WAYNE, NJ — When you hear that someone is studying the effects of cannabis on the human body at William Paterson University, know that, at least now, it doesn’t mean three college freshman in gas masks have just been officially reprimanded.
Recently, the college announced that Emmanuel Onaivi, a professor of biology at the Wayne university, received a three-year grant from the National Institutes of Health, National Institute on Alcohol Abuse and Alcoholism worth over $400,000.
According to William Paterson, the grant will aid Onaivi in his continuing study on the behavioral effects associated with the modulation of CB2 cannabinoid receptors in the human body.
The CB2 cannabinoid receptor is one of the two types within the human body activated by cannabis use.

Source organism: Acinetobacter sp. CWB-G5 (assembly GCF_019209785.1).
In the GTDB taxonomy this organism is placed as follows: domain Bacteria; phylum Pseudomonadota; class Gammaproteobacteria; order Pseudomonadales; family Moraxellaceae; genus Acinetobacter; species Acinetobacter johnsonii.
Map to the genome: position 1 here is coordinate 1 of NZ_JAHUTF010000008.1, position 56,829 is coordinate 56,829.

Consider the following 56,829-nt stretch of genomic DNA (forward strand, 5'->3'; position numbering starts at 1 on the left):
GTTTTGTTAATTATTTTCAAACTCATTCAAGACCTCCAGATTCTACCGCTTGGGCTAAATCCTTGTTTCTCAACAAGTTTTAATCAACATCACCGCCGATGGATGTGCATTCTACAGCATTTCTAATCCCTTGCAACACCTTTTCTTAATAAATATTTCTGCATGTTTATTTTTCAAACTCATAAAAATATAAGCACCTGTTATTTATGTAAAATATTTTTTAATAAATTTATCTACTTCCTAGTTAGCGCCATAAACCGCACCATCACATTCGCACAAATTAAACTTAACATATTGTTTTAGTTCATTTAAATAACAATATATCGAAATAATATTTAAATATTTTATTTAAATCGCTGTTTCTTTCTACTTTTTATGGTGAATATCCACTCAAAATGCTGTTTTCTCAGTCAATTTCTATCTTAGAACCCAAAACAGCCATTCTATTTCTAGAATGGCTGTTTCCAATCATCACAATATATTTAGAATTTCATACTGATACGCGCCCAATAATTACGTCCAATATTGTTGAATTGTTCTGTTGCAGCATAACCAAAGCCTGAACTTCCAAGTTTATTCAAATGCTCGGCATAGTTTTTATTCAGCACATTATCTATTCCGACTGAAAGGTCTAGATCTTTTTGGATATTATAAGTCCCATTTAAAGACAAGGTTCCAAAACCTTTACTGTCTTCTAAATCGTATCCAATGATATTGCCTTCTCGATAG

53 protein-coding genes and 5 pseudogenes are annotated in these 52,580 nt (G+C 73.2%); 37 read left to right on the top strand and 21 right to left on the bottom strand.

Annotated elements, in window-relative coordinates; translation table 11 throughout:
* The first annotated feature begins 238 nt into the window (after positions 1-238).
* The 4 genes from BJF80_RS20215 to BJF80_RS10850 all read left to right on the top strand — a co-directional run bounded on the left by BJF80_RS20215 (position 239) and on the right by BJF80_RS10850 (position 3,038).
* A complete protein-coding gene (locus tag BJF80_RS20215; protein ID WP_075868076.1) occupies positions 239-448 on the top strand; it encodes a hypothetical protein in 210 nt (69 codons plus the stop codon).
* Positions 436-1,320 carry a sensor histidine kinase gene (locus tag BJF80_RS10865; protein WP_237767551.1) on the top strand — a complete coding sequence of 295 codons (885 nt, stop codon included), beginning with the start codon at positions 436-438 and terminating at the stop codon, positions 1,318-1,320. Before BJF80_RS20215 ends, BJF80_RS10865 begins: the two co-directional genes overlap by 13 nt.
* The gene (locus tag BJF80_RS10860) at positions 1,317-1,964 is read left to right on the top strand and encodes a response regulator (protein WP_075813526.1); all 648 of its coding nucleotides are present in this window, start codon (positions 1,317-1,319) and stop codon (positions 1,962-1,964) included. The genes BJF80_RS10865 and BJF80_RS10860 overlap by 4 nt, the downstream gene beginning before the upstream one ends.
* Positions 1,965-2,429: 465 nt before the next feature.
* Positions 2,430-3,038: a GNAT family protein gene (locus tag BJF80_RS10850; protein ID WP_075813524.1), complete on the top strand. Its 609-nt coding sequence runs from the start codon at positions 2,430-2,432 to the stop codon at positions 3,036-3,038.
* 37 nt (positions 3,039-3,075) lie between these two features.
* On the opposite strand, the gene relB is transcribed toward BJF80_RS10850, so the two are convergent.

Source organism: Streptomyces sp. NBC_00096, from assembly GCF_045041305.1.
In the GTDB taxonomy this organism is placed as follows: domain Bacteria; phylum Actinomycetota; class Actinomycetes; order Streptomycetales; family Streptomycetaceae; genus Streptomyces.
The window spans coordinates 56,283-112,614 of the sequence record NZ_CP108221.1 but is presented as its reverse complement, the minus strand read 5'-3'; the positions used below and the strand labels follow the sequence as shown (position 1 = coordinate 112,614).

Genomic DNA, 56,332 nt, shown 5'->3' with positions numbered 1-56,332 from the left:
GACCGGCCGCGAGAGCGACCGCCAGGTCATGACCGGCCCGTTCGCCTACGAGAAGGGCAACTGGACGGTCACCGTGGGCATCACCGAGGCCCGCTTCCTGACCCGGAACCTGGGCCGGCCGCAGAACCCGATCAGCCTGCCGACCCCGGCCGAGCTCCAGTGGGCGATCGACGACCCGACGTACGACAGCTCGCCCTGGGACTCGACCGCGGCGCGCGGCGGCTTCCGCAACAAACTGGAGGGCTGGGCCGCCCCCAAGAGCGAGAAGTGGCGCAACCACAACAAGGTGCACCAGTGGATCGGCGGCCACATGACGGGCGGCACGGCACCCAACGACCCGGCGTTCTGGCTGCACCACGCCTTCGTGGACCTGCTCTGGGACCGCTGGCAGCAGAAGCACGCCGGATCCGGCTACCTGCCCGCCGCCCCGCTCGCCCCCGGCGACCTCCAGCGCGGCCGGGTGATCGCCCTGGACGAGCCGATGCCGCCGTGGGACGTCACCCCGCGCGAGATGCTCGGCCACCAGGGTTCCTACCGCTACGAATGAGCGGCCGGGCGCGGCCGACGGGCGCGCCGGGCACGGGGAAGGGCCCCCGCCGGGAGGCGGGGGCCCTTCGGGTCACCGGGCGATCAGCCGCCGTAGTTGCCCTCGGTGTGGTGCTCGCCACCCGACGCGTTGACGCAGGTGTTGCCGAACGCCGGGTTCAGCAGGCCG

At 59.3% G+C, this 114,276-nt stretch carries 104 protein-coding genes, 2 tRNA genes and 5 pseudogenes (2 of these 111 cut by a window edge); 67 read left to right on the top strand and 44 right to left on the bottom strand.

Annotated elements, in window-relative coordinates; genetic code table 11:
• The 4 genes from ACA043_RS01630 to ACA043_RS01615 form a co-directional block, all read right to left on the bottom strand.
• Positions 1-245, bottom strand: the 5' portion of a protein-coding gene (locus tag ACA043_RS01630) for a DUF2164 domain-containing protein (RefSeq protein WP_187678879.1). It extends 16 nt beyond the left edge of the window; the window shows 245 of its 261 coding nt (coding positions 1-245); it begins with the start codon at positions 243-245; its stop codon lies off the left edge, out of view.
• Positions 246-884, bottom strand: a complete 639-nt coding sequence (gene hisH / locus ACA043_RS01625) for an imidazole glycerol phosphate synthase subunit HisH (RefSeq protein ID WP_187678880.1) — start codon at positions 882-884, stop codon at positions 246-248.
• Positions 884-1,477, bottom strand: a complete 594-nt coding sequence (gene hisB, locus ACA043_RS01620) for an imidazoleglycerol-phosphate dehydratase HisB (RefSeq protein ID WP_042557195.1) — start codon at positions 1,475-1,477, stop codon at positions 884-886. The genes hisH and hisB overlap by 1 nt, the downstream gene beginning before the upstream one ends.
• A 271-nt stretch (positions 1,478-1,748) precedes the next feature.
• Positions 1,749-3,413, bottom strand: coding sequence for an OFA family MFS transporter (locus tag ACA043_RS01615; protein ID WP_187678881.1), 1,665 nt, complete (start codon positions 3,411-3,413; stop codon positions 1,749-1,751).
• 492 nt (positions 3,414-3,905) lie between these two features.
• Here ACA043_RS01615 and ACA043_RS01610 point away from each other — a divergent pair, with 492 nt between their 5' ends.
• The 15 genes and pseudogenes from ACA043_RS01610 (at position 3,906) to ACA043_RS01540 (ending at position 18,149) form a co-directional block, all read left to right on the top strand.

According to a 2018 study published in the Current Opinion in Anaesthesiology, the receptor “has been shown to have potential as a therapeutic target in models of diseases with limited or no currently approved therapies, such as neuropathic pain and neurodegenerative conditions such as Alzheimer’s disease.”
Additionally, the study states, substances that activate this receptor have not been show to have “undesired psychotropic effects or addiction liability.”
Onaivi, a neurobiologist, specializes in the molecular biology of drug abuse. According to a news release from the college, his latest study hopes to “provide a model to screen cannabinoids and classes of drugs for conditions of neuro-immune disorders.”
It’s a good bet that he’ll be able to do it, as his research has already to led